At a June meeting of the coordinating committee, chaired by Netanyahu and Sharansky, with the participation of the relevant ministers and officials from the agency, the Jewish Federations of North America, WZO and Keren Hayesod, Netanyahu said it was time to move from discussion to the implementation of pilot projects. He charged the Jewish Agency with coordinating world Jewry’s input and Bennett doing likewise with that of the government, Sharansky said.
In discussion with its partners, the Jewish Agency proposed focusing the pilot project on campuses — particularly given ongoing delegitimization of Israel and with the likelihood of anti-Israel campus activism getting worse in the imminent new academic year, because of the conflict with Hamas. Just days ago, the Jewish Agency, WZO, Keren Hayesod and the JFNA voted unanimously to present this project for stepped-up campus focus as the first proposed pilot project.
“Now we come to the ridiculous part,” said Sharansky. “And it’s crazy that we have to be talking about it during a war.” He said that during a conference call, as the Jewish Agency and its partners were discussing and voting on this project, some of them got an email from an adviser to minister Bennett, asking them not to vote on the proposal because the ministry had not reached an agreement with the Jewish Agency on its role and thus a vote now would cause problems for the government of Israel.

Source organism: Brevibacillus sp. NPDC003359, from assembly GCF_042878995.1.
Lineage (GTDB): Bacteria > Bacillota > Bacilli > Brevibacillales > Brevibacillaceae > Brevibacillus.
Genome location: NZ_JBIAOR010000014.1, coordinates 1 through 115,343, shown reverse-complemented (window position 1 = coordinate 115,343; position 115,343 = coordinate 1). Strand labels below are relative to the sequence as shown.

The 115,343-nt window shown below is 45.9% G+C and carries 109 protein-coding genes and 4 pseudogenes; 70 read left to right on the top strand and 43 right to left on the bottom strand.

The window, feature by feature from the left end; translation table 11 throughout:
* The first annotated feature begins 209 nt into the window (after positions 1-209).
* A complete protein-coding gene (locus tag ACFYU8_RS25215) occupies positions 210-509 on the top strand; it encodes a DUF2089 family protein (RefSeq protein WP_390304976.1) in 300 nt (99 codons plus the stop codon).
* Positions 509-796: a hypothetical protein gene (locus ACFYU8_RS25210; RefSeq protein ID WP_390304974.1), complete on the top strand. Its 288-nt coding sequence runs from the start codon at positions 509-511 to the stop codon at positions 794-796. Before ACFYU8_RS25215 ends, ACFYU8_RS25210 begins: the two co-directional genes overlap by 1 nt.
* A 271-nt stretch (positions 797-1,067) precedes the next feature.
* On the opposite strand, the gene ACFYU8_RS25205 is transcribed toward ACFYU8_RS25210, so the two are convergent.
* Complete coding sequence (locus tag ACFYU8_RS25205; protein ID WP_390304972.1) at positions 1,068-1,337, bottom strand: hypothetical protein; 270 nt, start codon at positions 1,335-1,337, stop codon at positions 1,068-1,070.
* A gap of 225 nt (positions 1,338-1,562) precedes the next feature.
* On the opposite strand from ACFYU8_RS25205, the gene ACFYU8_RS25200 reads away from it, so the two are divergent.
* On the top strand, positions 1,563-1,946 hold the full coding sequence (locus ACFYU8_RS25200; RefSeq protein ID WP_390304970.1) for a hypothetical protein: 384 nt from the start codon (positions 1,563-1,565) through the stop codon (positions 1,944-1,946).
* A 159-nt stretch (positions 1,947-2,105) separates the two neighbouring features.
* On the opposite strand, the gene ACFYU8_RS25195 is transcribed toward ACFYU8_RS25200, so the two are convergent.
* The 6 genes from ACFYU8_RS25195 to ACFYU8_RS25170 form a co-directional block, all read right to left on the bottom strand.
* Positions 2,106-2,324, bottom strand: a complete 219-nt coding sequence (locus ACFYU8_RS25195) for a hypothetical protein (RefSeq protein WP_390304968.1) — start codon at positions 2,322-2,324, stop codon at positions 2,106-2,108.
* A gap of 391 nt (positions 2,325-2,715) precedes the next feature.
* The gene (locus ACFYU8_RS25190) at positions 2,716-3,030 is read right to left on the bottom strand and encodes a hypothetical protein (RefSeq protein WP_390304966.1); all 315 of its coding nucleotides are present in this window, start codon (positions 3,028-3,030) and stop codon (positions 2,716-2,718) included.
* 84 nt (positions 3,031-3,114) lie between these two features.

(A Diaspora Ministry Affairs official told The Times of Israel the ministry was only made aware of the Jewish Agency vote minutes before the conference call was scheduled. After quick consultation, the ministry decided to ask members, via email, to postpone their vote.)
“No members, to their credit, even raised the issue during the call,” said Sharansky. “They all voted unanimously.” Afterwards, however, he said, many of them asked what was going on.
Subsequently, said Sharansky, the director general of the Diaspora Affairs Ministry, Dvir Kahana, wrote to a large number of world Jewish leaders about the whole initiative, in a letter sidelining the Jewish Agency, not mentioning the Prime Minister’s Office, and declaring that the ministry would be coordinating the process. This intervention was first publicized on eJewishPhilanthropy.com.
Who is in charge?